Getting help in the aftermath of an affair

There is no question an affair rocks your world.  It completely turns upside down all that you thought was relevant, and all you thought was real.  This person whom you’ve married is suddenly appraised based on a whole new set of criteria, and there is no doubt that it brings into question whether you really know/knew the person you married.  “Who is this monster that claimed to love me, and yet simultaneously systematically deceived me?”.  How could the person who I have devoted the last 14 years to deliberately lie to me and seek out a relationship with someone else?  My husband and I had discussed infidelity at length, and each voiced our opinions about it.  Our values on the subject were the same – it is wrong, and if you are so upset in your relationship that you are seeking something elsewhere, you need to get help or get out.  In our case, no one was unhappy in the relationship, and an affair still happened – that’s the terrifying thing.  I thought affairs only happened in unhappy marriages….I was wrong.

One of the first things I did, once I realized that I was on my own, was to mobilize my greatest resource – my brain.  I have always been resourceful, and research and knowledge is power and builds my confidence, so I set out to learn everything I could about infidelity, affairs, relationships, and mistresses.  Who was this woman who felt entitled to walk into my marriage and claim my husband as hers?  Who was this man who allowed himself to get wrapped up in her charms?  Where did I fit in all of this, and what did it mean when he said “I never stopped loving you”?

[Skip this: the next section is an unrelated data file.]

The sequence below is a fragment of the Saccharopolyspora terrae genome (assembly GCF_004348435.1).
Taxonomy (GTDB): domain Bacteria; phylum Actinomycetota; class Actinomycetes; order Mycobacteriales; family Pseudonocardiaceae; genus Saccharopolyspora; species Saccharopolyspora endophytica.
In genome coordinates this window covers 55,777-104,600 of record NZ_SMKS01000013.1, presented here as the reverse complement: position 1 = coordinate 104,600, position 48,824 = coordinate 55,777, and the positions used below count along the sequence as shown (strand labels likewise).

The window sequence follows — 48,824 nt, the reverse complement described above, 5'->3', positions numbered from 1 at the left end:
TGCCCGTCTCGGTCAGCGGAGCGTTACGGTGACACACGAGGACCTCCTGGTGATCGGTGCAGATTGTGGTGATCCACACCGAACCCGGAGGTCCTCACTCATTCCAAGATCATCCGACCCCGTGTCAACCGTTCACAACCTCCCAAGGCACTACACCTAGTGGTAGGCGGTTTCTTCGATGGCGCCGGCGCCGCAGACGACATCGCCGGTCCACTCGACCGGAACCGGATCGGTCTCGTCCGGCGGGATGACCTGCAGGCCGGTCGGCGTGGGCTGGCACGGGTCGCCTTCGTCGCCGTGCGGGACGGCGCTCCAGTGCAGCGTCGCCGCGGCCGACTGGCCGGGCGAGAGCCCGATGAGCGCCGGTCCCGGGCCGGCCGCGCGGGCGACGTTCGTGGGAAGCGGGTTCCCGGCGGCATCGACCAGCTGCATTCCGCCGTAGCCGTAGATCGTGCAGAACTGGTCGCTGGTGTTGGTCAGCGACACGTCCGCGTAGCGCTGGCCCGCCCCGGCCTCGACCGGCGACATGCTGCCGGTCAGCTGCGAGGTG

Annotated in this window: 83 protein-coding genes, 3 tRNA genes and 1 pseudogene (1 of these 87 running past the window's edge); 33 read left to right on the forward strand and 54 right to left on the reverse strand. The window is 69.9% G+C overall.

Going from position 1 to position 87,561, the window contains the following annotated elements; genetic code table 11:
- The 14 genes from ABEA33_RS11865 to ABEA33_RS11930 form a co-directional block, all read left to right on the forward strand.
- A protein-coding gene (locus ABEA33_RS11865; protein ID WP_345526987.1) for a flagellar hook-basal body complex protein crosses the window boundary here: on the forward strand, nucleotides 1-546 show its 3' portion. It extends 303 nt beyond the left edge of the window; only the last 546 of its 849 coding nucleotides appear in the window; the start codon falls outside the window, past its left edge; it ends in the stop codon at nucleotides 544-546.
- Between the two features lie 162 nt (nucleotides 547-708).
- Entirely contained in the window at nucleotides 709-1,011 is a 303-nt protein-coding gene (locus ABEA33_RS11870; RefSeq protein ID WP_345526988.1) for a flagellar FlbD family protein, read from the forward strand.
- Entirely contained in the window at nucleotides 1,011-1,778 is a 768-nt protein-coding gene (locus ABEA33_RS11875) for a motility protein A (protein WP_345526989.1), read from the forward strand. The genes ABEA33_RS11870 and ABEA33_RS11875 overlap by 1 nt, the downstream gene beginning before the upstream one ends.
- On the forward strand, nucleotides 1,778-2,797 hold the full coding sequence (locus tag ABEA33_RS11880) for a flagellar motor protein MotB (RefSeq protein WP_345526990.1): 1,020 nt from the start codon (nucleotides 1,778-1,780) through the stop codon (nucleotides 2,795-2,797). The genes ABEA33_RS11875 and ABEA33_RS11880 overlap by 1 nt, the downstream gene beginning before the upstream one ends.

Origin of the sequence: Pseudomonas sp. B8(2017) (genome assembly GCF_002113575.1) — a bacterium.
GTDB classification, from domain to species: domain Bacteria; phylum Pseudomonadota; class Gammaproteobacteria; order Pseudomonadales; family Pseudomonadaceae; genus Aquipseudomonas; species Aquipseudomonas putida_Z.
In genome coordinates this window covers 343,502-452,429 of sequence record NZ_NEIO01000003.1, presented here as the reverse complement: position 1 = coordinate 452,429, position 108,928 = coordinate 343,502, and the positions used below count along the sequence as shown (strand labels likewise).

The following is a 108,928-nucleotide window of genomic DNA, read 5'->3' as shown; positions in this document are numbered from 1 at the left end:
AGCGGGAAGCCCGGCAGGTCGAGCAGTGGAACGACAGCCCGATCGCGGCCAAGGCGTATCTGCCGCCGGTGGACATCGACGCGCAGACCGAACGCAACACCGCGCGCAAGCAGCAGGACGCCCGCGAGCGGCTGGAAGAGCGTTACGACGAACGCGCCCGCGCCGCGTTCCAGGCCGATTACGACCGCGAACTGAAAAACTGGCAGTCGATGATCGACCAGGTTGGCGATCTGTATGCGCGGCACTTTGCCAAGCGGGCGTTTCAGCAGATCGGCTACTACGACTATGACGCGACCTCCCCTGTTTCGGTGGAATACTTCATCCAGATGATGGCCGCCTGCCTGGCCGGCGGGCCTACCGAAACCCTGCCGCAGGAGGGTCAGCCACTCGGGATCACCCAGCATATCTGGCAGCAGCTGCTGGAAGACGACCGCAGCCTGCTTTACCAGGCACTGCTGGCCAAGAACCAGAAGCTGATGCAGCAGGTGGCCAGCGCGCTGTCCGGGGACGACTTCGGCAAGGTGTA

One of the first things I did in the wake of the discovery of his affair was to seek out a marital therapist.  I knew 24 hours after his confession that I wasn’t prepared to throw out our marriage – not without a fight. We have always been close, we have always been in love, and we have always considered ourselves so very lucky to be with one another.   After the childhood I had, I used to confess to him that he was my reward, and that I would go through it all again if it meant I found him in the end.  He felt the same way.  How does a couple like that find themselves in a situation like that?  Therapy was soon going to explain everything and help us to see where our pitfalls were so that we could patch the holes and affair-proof our marriage.

As a formerly trained psychotherapist myself, I’ve spent my share of hours on the other side of the couch in the role of therapist. I know from my experience that men feel outnumbered and ganged up upon when the therapist is a woman.  In this situation especially, when my husband was actually guilty of a marital offence, I imagined his defenses might be high, so I set out to find a male therapist – someone who could show him that he relates, something which would make him feel more comfortable, and apt to want to continue the therapy.  For me, it was important that the man be sensitive and soft spoken.  Within an hour, I’d located a local therapist whose website caught my eye, and later my heart.  I read his description of an affair, and how it feels in the aftermath, and he was RIGHT ON.  He described my feelings perfectly, and I immediately summoned my husband to come and check out his website.  He too felt very much understood in the therapist’s profile of the betrayer and how they are feeling.  That was it – someone who understood BOTH positions and who expressed our feelings with care and compassion.  I made an appointment request that evening through his website, and within a week, we found ourselves in his office.